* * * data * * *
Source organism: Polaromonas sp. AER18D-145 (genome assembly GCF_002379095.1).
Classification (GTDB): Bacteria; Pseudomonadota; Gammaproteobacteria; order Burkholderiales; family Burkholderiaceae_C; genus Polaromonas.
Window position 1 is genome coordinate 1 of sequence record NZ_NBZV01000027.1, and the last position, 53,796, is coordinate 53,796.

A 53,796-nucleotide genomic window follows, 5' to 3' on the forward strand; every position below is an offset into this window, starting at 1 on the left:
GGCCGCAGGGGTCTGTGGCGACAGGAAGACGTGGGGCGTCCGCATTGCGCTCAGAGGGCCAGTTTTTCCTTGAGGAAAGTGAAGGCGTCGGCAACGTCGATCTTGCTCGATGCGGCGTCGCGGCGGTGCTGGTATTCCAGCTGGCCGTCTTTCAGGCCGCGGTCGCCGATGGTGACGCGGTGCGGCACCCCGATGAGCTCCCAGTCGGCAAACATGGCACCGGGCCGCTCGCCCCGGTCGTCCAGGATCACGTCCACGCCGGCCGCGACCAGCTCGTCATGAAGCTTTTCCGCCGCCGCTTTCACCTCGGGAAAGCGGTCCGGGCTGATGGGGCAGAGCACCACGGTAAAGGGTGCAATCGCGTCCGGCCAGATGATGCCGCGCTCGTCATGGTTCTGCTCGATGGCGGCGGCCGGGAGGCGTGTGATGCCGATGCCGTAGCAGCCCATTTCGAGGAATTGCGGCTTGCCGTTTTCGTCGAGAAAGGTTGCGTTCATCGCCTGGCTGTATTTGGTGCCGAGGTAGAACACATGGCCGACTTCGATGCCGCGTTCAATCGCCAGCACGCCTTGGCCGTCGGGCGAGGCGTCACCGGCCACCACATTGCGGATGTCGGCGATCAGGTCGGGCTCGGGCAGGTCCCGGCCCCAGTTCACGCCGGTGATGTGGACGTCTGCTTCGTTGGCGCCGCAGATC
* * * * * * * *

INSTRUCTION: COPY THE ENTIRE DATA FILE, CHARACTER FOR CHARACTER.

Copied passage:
Source organism: Polaromonas sp. AER18D-145 (genome assembly GCF_002379095.1).
Classification (GTDB): Bacteria; Pseudomonadota; Gammaproteobacteria; order Burkholderiales; family Burkholderiaceae_C; genus Polaromonas.
Window position 1 is genome coordinate 1 of sequence record NZ_NBZV01000027.1, and the last position, 53,796, is coordinate 53,796.

A 53,796-nucleotide genomic window follows, 5' to 3' on the forward strand; every position below is an offset into this window, starting at 1 on the left:
GGCCGCAGGGGTCTGTGGCGACAGGAAGACGTGGGGCGTCCGCATTGCGCTCAGAGGGCCAGTTTTTCCTTGAGGAAAGTGAAGGCGTCGGCAACGTCGATCTTGCTCGATGCGGCGTCGCGGCGGTGCTGGTATTCCAGCTGGCCGTCTTTCAGGCCGCGGTCGCCGATGGTGACGCGGTGCGGCACCCCGATGAGCTCCCAGTCGGCAAACATGGCACCGGGCCGCTCGCCCCGGTCGTCCAGGATCACGTCCACGCCGGCCGCGACCAGCTCGTCATGAAGCTTTTCCGCCGCCGCTTTCACCTCGGGAAAGCGGTCCGGGCTGATGGGGCAGAGCACCACGGTAAAGGGTGCAATCGCGTCCGGCCAGATGATGCCGCGCTCGTCATGGTTCTGCTCGATGGCGGCGGCCGGGAGGCGTGTGATGCCGATGCCGTAGCAGCCCATTTCGAGGAATTGCGGCTTGCCGTTTTCGTCGAGAAAGGTTGCGTTCATCGCCTGGCTGTATTTGGTGCCGAGGTAGAACACATGGCCGACTTCGATGCCGCGTTCAATCGCCAGCACGCCTTGGCCGTCGGGCGAGGCGTCACCGGCCACCACATTGCGGATGTCGGCGATCAGGTCGGGCTCGGGCAGGTCCCGGCCCCAGTTCACGCCGGTGATGTGGACGTCTGCTTCGTTGGCGCCGCAGATC